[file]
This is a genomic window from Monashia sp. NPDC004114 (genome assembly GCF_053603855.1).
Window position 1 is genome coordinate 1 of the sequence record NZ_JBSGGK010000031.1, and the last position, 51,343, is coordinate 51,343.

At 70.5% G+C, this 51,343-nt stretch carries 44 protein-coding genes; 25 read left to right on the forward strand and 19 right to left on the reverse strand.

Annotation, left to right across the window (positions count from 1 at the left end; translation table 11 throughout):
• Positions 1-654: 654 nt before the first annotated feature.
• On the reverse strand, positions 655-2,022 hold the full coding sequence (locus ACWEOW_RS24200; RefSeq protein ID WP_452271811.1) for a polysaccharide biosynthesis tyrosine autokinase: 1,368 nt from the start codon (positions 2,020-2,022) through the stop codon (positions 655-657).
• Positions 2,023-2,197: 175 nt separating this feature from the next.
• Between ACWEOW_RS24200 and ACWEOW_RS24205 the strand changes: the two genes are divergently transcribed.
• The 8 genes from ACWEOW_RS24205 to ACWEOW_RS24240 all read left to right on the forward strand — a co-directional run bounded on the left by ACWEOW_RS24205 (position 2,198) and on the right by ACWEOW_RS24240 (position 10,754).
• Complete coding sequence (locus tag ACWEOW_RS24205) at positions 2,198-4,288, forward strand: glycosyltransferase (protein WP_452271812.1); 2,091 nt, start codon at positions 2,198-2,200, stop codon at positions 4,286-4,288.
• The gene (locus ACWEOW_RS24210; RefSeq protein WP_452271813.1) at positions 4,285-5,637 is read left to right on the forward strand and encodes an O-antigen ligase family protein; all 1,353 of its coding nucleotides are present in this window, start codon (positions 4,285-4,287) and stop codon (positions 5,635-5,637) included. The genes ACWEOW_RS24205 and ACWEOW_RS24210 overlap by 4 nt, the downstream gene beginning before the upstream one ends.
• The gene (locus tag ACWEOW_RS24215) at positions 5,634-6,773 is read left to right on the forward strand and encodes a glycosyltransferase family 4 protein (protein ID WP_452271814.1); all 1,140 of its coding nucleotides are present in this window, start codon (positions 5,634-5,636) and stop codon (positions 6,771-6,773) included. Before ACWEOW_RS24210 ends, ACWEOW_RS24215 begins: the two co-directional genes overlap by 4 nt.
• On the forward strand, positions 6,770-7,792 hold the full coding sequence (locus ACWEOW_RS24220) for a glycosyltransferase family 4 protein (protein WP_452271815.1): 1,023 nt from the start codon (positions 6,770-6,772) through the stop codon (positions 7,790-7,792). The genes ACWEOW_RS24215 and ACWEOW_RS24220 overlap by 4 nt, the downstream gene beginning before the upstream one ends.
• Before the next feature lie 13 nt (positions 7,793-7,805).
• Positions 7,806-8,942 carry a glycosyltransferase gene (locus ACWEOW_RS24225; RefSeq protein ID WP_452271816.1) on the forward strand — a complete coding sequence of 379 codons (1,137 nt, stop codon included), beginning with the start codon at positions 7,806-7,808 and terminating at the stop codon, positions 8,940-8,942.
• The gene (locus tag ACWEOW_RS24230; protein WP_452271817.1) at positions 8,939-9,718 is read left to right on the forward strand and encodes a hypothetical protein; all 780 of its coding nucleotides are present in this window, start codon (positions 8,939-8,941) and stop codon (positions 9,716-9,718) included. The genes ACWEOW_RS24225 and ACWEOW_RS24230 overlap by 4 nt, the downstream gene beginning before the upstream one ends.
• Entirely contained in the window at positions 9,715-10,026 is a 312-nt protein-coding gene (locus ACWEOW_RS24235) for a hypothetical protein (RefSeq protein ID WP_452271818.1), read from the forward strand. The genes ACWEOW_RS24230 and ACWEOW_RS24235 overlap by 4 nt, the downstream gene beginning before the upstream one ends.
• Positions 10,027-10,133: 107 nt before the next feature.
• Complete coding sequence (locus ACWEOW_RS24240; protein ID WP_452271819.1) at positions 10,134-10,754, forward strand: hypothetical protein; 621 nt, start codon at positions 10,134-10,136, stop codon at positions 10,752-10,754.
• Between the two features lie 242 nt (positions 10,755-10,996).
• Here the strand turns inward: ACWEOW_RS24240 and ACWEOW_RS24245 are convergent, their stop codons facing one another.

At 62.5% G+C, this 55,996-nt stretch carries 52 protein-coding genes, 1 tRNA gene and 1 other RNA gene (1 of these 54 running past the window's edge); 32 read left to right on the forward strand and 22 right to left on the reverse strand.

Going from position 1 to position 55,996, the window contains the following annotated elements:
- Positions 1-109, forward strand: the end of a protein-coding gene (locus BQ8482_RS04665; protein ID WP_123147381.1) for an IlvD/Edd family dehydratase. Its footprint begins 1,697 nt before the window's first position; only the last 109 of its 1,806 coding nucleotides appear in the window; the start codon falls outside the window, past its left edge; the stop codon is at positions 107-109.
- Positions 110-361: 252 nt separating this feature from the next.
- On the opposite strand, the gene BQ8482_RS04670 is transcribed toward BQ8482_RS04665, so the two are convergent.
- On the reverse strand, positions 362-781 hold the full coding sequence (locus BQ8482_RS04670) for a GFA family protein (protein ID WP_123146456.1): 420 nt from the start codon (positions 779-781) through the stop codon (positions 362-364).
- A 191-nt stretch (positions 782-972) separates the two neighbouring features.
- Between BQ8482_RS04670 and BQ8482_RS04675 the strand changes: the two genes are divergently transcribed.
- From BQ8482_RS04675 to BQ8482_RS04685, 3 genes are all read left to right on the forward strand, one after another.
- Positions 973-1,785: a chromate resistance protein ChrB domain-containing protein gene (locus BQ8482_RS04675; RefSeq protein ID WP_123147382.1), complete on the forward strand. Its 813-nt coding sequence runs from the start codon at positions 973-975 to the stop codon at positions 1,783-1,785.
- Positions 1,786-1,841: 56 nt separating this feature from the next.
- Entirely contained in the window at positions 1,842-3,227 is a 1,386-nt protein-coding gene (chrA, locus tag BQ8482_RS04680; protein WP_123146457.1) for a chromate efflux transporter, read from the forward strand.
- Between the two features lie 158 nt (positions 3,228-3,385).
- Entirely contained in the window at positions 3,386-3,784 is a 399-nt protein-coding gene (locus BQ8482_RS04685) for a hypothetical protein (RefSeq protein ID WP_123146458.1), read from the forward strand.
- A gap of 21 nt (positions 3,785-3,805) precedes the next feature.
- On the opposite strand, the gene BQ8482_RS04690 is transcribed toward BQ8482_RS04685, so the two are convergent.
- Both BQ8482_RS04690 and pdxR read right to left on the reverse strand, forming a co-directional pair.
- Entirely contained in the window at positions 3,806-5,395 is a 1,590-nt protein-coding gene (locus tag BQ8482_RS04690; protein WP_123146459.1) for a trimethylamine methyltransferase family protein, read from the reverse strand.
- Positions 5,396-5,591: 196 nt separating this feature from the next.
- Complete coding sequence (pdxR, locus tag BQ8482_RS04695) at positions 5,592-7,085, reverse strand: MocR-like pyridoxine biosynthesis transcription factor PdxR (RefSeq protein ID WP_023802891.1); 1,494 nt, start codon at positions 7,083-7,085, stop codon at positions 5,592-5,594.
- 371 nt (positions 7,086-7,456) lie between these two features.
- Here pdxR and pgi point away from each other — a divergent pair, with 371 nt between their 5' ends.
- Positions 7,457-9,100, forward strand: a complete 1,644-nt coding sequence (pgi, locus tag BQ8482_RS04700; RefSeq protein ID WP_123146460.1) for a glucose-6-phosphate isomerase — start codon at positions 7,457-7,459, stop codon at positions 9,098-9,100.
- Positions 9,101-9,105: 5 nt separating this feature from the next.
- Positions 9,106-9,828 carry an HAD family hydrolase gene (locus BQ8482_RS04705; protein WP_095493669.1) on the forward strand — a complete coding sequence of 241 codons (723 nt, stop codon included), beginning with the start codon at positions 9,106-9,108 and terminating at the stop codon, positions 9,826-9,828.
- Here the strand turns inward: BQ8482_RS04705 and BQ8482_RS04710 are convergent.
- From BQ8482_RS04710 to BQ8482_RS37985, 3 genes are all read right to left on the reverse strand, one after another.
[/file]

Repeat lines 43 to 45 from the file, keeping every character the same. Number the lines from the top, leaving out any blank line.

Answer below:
- Here pdxR and pgi point away from each other — a divergent pair, with 371 nt between their 5' ends.
- Positions 7,457-9,100, forward strand: a complete 1,644-nt coding sequence (pgi, locus tag BQ8482_RS04700; RefSeq protein ID WP_123146460.1) for a glucose-6-phosphate isomerase — start codon at positions 7,457-7,459, stop codon at positions 9,098-9,100.
- Positions 9,101-9,105: 5 nt separating this feature from the next.